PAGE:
To organise such an experience, with open-ended parameters and with such a range of gifts, shows an extraordinary generosity of spirit and purse that is rare in the world today given the difficulties of fundraising for art projects, making a living as a creative, let alone seeking to make work that utilises the “hard” sciences.
Some of the scientists were, I think, humbled by the experience, existing neurological/biomedical knowledge, and collaborative eagerness of the artists. Some of us creatives were, I’m sure, delighted by the openness and creative engagement of the neuroscientists. I received an invitation to respond to dementia research within mice brains, and engaged in an intense dialogue on the morality and efficacy of animal experimentation, with mutual respect and goodwill on both sides. I won’t be engaging with that research, but I’m glad the dialogue was had and the door opened into worlds and viewpoints.
A strength of the planning of the conference, however, was that built in to the sessions was an explicit “where do we take this dialogue?”. Mid-week, some of us opted to start planning how to continue this with a suggested framework for the whole group of how to stay in touch, how to support each other with projects and how to grow a network of those who like us believe in that creative space and search for the sources of innovation and dialogue.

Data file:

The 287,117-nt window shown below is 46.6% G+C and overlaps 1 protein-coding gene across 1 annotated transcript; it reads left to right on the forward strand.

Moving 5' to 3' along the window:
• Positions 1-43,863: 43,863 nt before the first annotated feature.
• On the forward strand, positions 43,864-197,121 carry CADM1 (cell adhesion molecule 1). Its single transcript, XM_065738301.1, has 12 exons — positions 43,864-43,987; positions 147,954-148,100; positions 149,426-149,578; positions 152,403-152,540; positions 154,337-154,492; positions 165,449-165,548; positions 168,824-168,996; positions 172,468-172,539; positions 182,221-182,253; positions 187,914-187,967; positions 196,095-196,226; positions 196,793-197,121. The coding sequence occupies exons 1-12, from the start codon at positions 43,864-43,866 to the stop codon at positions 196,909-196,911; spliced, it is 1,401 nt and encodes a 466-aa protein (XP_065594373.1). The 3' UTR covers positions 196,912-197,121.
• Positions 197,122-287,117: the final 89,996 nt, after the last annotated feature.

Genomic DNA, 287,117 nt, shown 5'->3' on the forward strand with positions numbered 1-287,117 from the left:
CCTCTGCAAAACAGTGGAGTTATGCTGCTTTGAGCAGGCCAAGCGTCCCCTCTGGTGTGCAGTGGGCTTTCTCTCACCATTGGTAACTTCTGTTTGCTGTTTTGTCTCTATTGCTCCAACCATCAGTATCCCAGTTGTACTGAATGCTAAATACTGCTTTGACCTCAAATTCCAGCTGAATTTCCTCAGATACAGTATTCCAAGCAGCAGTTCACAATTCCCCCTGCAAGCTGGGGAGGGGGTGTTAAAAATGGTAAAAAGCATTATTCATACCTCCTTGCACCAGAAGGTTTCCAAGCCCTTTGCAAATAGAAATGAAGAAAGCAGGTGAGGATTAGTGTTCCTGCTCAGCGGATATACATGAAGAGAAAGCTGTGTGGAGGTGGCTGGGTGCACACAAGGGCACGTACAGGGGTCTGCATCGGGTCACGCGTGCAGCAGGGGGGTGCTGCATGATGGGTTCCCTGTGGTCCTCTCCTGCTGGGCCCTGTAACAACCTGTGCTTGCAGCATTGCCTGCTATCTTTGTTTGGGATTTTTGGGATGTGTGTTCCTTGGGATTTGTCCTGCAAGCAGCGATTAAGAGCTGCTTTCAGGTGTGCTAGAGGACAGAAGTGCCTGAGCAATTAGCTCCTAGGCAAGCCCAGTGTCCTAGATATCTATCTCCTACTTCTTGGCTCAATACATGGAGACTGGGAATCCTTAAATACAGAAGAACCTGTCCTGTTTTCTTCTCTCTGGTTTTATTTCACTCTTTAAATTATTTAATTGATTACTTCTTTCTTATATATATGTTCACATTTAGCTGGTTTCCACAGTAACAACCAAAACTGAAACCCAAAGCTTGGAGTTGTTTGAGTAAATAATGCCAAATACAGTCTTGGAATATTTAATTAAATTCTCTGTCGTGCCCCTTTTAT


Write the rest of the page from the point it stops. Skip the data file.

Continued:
No price tags
Highlighting a few of the other participants, I caught up recently with musical ambassador and beatbox scientist Shodekeh, on his experience of the seminar: “ Basically I wound up becoming the de facto music director of the entire conference. Gee, now how on earth did that happen? I just can’t help myself sometimes… Rocking with Ben Folds and bassist Michael Pope in a trio and creating a newly composed song on the spot during a open mic/open jam concert, which I also wound up hosting. Can’t really put a price tag that kind of experience, or can you?
“Organizing a dinnertime Wine Glass Orchestra of all the panellists, scientists and artists at the conference led by me, crafts artist Jennifer Crouch, composer Nigel Osborne and neuroscientist Daniel Glaser - that was pure magic and pure science. I practised my arranged beatbox/vocal percussion parts of Mozart’s Divertimento, Movements I and III) in the very house that he was born and later lived in, the Gerburtshaus or Mozart Museum, then held my first classical concert in Salzburg with Romanian pianist Andrei Gologan and performed a reinterpretation of George Gershwin’s Three Preludes on the last night of the conference…”
Asked how he reflected on the experience now, Shodekeh replied: “All I know is that the art and science that exists in everything in a naturally synthesised form needs to be much more illuminated in my everyday, no matter what, as well as the spiritual.”